The beginning of her treatments in these mental clinics were as beneficial to Zelda as they could be. While staying in these facilities, she found solace in writing and painting. She finished her second novel, Caesar’s Things and loved painting New York Cityscapes as well as scenes from her favorite story, Alice in Wonderland.
So the question remains: Did Zelda really go insane? History likes to tell us, yes. But it’s possible that she was just a tragic anecdote in the long journey to understanding mental illnesses. During this time treatments such as electroshock therapy, lobotomies, and other inhumane methods of “stabilizing” the brain were popular. So, while many experts agree that Zelda likely suffered from some type of mental illness, these methods utilized during her time at these facilities probably contributed to her mental collapse.
Her final stay in a mental facility was in Highland Hospital in the mountains of Asheville, North Carolina. Places in the mountains, such as Asheville, were renowned for their healing properties- due to fresh, mountain air. One such establishment that boasted its premium location in the therapeutic North Carolina mountains was the Grove Park Inn. It was here that F. Scott spent much of his time- rarely visiting his wife, just across the valley. While Zelda was fighting her internal battles, he was battling his own demons. The novels that made F. Scott Fitzgerald so popular an author now haunted him; he was constantly trying to crack the code to success again, to no avail.
He rented two rooms in the Grove Park Inn, one for writing and the other for sleeping. One expert on F. Scott’s life claims: “”He came to the Grove Park Inn and chose these rooms so that he could overlook the main entrance,” English Professor, Brian Railsback explains. “He could see the cars that were pulling up and he could see if there were any interesting women who might appear to be single and what were they wearing.”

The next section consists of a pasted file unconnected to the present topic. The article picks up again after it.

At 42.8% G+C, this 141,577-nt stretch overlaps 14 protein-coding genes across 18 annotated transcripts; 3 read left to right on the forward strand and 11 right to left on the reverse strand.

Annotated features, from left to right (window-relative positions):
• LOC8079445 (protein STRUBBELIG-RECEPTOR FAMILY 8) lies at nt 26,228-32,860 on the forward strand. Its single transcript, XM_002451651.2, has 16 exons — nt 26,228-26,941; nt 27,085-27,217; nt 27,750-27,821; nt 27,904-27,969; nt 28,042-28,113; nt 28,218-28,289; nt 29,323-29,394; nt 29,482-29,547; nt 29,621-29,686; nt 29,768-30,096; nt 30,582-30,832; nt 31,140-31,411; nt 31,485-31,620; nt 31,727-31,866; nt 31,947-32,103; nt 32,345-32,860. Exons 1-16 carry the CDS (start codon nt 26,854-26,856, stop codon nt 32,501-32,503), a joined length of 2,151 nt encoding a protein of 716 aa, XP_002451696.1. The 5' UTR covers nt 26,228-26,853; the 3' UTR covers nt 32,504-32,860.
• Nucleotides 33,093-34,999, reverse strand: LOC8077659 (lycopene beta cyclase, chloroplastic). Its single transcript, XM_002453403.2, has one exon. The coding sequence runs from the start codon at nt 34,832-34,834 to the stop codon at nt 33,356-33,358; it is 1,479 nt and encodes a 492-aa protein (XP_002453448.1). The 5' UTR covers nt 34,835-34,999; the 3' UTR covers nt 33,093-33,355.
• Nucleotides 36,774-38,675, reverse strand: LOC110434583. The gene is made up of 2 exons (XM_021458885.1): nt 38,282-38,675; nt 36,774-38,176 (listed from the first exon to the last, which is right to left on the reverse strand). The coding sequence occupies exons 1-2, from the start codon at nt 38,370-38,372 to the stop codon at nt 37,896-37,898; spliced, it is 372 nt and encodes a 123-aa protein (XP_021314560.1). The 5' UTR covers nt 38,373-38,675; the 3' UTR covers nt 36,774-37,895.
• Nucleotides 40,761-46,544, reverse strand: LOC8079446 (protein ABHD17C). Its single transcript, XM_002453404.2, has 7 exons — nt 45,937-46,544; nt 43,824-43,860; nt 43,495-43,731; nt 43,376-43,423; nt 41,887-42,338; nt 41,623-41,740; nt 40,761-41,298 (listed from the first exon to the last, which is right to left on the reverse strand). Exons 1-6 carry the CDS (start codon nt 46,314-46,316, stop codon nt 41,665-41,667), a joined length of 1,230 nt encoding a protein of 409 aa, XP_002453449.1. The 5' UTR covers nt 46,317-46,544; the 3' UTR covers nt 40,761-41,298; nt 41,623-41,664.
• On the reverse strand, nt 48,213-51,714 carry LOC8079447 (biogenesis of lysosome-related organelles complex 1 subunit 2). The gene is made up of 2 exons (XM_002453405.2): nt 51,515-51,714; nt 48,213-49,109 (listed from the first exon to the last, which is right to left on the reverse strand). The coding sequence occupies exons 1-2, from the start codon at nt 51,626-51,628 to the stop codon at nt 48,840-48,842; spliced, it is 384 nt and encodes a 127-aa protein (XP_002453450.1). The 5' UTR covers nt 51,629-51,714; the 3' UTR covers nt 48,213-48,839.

“This was a place where he hoped that he would be restored, find discipline and then maybe find subject matter,” Railsback said. “What a wonderful place to find interesting subject matter … Wealthy people going in and out.” But this tactic for inspiration did not work. F. Scott found the Depression era readers to be far less interested in the lifestyles of the rich and famous. Many called F. Scott and his wife ghosts of the Jazz Age; always yearning for those luxurious years of wildness and glamour.
Inspiration dwindling, F. Scott and Zelda saw each other less and less in those final years. “They both realized that they were very upsetting to each other and it was very difficult for them — when they were both fragile — to be together for any length of time,” Railsback says. So the two once-love-birds sat isolated in the same area; so close, yet so far apart. This pattern of struggle and fragility continued for 12 years- Zelda in and out of Highland Hospital and F. Scott traveling West to find glory in writing.
Zelda Fitzgerald outlived her husband by eight years. F. Scott Fitzgerald died in 1940 in Hollywood, where he’d begun pulling himself together, drinking less and writing The Last Tycoon — an unfinished masterpiece. Leaving his wife behind in Asheville to continue her fight for mental stability.
But it can be said that Highland Hospital was a bit different from other facilities at the time. Traditionally, in those days before psychotropic drugs, patients with chronic mental illness were shackled or put in straitjackets. The treatment philosophy at Highland was different, focusing on exercise and diet rather than restraining their patients. But the final time Zelda checked herself into Highland Hospital would be her last.
On the night of March 10, 1948, a fire tore through the belly of Highland Hospital. Many say that Zelda Fitzgerald and other patients were locked and restrained in their rooms, awaiting electroshock therapy. Another popular theory is that the fire was set by a vengeful nurse, but there is no definitive proof- the fire wiped all evidence. The fire took the lives of nine women in the facility. To this day, staff and visitors recall the Jazz Queen who touched the lives of so many treating her.
The stigma of mental illness during this era clouds the perspective of Zelda’s life much of the time. While there are accounts that tell Zelda’s wild personality traits led to her family’s demise, there are just as many attesting to the short temper and cruelty of F. Scott Fitzgerald. When looking at these accounts of historical figures, it is important to remember that we are shedding these stigmas of mental illness and finding fresh perspectives of important characters who lived their lives with these struggles. Thanks to healthier outlooks on these issues, we are fortunate enough to gain an influential female icon in Zelda Fitzgerald- with all of her beautiful imperfections.